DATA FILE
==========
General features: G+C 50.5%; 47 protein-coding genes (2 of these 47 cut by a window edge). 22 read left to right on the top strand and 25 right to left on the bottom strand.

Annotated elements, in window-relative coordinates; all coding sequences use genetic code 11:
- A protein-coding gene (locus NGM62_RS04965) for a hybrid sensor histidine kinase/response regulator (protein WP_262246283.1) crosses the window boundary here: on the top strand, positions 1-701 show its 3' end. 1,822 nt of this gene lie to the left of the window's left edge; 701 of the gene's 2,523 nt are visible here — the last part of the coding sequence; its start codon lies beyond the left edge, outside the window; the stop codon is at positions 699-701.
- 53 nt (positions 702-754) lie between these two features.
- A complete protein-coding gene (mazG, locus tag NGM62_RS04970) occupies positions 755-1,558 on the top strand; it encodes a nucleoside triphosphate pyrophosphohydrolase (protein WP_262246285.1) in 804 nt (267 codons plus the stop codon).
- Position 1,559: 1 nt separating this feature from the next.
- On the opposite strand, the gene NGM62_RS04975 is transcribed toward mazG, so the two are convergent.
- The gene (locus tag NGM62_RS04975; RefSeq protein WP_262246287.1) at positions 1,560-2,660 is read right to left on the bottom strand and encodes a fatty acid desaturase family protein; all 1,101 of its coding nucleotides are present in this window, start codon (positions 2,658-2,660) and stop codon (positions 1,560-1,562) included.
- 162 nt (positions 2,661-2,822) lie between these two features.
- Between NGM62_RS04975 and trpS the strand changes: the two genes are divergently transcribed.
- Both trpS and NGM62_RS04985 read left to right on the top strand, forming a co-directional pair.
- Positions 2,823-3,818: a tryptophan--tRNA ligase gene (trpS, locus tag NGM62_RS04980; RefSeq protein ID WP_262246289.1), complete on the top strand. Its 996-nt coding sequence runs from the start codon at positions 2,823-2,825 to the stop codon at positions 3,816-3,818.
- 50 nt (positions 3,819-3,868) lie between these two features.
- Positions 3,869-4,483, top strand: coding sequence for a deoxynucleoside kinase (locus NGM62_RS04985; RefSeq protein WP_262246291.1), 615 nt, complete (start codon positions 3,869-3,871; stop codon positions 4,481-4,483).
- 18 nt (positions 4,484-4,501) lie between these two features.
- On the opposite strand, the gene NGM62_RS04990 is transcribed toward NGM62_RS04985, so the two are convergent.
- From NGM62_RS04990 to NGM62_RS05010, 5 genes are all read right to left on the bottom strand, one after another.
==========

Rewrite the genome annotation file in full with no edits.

General features: G+C 50.5%; 47 protein-coding genes (2 of these 47 cut by a window edge). 22 read left to right on the top strand and 25 right to left on the bottom strand.

Annotated elements, in window-relative coordinates; all coding sequences use genetic code 11:
- A protein-coding gene (locus NGM62_RS04965) for a hybrid sensor histidine kinase/response regulator (protein WP_262246283.1) crosses the window boundary here: on the top strand, positions 1-701 show its 3' end. 1,822 nt of this gene lie to the left of the window's left edge; 701 of the gene's 2,523 nt are visible here — the last part of the coding sequence; its start codon lies beyond the left edge, outside the window; the stop codon is at positions 699-701.
- 53 nt (positions 702-754) lie between these two features.
- A complete protein-coding gene (mazG, locus tag NGM62_RS04970) occupies positions 755-1,558 on the top strand; it encodes a nucleoside triphosphate pyrophosphohydrolase (protein WP_262246285.1) in 804 nt (267 codons plus the stop codon).
- Position 1,559: 1 nt separating this feature from the next.
- On the opposite strand, the gene NGM62_RS04975 is transcribed toward mazG, so the two are convergent.
- The gene (locus tag NGM62_RS04975; RefSeq protein WP_262246287.1) at positions 1,560-2,660 is read right to left on the bottom strand and encodes a fatty acid desaturase family protein; all 1,101 of its coding nucleotides are present in this window, start codon (positions 2,658-2,660) and stop codon (positions 1,560-1,562) included.
- 162 nt (positions 2,661-2,822) lie between these two features.
- Between NGM62_RS04975 and trpS the strand changes: the two genes are divergently transcribed.
- Both trpS and NGM62_RS04985 read left to right on the top strand, forming a co-directional pair.
- Positions 2,823-3,818: a tryptophan--tRNA ligase gene (trpS, locus tag NGM62_RS04980; RefSeq protein ID WP_262246289.1), complete on the top strand. Its 996-nt coding sequence runs from the start codon at positions 2,823-2,825 to the stop codon at positions 3,816-3,818.
- 50 nt (positions 3,819-3,868) lie between these two features.
- Positions 3,869-4,483, top strand: coding sequence for a deoxynucleoside kinase (locus NGM62_RS04985; RefSeq protein WP_262246291.1), 615 nt, complete (start codon positions 3,869-3,871; stop codon positions 4,481-4,483).
- 18 nt (positions 4,484-4,501) lie between these two features.
- On the opposite strand, the gene NGM62_RS04990 is transcribed toward NGM62_RS04985, so the two are convergent.
- From NGM62_RS04990 to NGM62_RS05010, 5 genes are all read right to left on the bottom strand, one after another.